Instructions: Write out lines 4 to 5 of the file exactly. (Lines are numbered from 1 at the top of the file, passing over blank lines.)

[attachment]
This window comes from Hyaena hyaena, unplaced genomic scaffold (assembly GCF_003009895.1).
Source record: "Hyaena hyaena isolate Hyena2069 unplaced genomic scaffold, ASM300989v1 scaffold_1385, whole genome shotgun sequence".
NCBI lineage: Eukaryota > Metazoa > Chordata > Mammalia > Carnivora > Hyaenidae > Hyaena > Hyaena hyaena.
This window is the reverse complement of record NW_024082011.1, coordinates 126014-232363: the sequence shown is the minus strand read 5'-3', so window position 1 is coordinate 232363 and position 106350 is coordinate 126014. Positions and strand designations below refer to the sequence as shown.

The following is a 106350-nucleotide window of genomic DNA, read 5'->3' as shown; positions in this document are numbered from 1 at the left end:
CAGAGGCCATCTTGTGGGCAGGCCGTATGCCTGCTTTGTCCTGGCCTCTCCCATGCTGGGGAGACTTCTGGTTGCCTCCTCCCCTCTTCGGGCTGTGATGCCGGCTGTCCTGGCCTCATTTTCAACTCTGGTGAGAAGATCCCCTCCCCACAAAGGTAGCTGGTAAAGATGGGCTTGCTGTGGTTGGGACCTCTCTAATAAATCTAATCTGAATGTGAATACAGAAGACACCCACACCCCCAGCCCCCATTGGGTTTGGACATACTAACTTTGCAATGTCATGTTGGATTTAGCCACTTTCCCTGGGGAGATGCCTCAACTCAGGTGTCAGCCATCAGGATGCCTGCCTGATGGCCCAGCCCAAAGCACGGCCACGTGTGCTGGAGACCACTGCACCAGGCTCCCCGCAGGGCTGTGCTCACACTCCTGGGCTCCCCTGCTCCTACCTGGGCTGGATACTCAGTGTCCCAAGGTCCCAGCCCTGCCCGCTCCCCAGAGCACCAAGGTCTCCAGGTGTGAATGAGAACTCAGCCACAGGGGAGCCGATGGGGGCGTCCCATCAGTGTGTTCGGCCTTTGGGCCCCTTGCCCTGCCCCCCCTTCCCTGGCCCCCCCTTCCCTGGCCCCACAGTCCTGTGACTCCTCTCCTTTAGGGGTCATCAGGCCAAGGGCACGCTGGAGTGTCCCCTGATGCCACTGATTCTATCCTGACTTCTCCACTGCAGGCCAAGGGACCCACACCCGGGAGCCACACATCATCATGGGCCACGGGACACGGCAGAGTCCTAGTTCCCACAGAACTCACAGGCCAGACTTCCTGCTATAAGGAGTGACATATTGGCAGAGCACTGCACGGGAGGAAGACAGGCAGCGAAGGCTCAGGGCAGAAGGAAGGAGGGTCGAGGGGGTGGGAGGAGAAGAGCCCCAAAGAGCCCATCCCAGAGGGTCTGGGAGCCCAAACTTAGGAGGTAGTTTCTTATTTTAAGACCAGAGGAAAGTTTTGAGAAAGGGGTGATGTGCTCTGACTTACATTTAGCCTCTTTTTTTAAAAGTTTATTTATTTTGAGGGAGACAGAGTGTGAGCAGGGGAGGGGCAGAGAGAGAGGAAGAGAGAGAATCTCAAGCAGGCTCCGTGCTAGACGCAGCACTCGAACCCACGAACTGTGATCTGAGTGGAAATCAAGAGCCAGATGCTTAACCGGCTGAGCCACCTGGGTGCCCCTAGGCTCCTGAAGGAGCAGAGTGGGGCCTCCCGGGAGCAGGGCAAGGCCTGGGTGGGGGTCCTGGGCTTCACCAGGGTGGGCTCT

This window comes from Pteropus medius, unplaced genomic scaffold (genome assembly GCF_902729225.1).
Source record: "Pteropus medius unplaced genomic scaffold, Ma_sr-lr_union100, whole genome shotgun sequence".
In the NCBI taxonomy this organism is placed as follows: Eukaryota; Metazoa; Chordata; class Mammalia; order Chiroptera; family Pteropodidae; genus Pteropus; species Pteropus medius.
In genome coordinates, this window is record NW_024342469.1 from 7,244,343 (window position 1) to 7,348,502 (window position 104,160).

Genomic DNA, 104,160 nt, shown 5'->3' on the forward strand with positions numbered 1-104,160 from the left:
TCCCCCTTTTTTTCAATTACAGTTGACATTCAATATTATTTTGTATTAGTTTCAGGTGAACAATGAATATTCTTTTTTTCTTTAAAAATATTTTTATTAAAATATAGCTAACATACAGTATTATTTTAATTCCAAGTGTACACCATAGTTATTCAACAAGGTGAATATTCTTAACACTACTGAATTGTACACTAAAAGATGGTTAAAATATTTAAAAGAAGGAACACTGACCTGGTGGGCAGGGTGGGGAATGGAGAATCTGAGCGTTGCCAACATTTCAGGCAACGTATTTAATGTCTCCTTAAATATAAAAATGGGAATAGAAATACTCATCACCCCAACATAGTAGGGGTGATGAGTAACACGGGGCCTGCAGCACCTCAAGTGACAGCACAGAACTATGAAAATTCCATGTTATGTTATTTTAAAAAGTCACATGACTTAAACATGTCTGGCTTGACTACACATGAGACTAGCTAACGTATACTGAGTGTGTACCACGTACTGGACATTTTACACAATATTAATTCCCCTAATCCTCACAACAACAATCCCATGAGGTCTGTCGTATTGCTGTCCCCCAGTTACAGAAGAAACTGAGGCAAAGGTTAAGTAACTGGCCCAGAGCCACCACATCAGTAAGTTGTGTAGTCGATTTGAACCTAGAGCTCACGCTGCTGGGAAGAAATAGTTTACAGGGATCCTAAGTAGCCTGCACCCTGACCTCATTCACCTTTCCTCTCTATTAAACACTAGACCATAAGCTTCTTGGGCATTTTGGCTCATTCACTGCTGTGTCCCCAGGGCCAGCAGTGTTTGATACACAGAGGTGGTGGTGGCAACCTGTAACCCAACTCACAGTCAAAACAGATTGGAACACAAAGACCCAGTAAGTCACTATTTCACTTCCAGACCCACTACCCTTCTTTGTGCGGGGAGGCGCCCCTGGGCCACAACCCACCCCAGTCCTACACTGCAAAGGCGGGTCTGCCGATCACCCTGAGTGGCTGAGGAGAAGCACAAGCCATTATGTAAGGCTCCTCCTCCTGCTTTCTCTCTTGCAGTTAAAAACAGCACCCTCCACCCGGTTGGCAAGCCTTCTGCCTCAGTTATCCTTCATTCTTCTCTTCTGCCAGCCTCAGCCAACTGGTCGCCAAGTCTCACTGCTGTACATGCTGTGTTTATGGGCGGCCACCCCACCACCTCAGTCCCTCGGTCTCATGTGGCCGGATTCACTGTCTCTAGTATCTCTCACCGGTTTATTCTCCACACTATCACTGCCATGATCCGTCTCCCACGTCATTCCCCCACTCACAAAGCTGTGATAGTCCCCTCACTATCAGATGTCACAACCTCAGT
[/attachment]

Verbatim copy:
This window is the reverse complement of record NW_024082011.1, coordinates 126014-232363: the sequence shown is the minus strand read 5'-3', so window position 1 is coordinate 232363 and position 106350 is coordinate 126014. Positions and strand designations below refer to the sequence as shown.

The following is a 106350-nucleotide window of genomic DNA, read 5'->3' as shown; positions in this document are numbered from 1 at the left end: